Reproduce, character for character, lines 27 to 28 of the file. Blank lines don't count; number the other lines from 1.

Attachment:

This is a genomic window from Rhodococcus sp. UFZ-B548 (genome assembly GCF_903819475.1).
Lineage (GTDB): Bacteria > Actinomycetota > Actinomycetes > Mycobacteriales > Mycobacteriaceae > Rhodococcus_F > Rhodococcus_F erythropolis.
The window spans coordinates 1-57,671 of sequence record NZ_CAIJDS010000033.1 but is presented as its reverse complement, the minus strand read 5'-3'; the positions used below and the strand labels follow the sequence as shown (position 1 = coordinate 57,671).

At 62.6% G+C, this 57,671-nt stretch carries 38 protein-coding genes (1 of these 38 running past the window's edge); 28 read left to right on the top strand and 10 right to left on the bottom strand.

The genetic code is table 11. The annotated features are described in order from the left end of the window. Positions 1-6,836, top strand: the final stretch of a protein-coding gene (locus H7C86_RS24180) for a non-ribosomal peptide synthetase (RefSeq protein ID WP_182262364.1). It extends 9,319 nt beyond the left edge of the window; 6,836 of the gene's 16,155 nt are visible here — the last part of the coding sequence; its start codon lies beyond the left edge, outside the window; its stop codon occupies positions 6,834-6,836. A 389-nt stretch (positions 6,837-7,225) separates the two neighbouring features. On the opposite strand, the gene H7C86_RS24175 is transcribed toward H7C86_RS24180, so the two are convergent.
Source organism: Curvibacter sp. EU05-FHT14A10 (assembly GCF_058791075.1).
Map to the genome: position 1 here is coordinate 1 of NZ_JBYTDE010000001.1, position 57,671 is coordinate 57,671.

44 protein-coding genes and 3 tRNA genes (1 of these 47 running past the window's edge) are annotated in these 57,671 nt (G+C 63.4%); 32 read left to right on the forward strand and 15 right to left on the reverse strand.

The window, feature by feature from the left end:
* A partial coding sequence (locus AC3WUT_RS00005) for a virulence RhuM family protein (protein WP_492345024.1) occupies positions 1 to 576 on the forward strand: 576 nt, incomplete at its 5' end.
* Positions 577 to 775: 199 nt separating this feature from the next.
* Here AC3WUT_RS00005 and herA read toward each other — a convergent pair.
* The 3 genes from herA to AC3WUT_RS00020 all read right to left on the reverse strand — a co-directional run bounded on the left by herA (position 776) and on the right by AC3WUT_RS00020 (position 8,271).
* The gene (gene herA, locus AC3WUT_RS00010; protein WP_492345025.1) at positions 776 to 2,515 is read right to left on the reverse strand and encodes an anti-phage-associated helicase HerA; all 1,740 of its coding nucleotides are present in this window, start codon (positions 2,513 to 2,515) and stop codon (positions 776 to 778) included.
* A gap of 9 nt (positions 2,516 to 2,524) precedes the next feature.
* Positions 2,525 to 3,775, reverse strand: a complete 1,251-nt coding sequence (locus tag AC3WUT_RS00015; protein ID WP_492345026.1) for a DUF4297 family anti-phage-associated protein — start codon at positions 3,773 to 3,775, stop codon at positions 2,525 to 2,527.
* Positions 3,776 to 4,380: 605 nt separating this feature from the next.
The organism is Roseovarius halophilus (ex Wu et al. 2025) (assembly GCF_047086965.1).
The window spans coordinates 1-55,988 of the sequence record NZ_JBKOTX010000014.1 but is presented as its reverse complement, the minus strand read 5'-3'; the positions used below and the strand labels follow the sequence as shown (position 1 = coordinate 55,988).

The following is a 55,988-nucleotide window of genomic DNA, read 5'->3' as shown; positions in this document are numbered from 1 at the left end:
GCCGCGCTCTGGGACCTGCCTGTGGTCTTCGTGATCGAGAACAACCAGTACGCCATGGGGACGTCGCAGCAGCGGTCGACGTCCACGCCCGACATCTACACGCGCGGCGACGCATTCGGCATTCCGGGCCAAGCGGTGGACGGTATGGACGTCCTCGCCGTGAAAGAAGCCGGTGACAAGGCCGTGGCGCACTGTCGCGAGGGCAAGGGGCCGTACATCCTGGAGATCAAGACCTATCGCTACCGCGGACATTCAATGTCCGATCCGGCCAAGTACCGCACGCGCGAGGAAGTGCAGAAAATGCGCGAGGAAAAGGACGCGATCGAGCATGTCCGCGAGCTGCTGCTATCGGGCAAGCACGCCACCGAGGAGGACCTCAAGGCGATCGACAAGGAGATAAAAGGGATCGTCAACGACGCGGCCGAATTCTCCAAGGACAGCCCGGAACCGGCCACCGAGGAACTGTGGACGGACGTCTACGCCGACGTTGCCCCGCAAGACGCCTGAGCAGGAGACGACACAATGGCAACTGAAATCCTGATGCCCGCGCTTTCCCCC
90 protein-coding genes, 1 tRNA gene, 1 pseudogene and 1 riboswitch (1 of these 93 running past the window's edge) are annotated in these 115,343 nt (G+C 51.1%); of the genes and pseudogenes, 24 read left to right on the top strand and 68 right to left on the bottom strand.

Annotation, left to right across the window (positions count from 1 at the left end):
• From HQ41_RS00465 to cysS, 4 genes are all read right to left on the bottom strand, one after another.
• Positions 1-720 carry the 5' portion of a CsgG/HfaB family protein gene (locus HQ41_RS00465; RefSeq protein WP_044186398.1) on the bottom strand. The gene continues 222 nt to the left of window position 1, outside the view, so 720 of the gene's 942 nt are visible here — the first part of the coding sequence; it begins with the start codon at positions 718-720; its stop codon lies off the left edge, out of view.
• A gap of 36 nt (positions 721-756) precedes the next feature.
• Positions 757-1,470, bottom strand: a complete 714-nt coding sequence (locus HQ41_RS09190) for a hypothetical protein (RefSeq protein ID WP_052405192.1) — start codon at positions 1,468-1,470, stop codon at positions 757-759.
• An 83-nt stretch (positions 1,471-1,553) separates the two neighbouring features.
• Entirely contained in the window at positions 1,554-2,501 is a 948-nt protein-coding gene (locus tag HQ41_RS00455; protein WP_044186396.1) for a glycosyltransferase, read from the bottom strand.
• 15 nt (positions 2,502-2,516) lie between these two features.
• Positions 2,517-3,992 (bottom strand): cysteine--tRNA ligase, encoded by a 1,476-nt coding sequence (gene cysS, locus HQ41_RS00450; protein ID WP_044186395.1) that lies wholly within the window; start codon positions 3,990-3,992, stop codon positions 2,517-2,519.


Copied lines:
• Positions 757-1,470, bottom strand: a complete 714-nt coding sequence (locus HQ41_RS09190) for a hypothetical protein (RefSeq protein ID WP_052405192.1) — start codon at positions 1,468-1,470, stop codon at positions 757-759.
• An 83-nt stretch (positions 1,471-1,553) separates the two neighbouring features.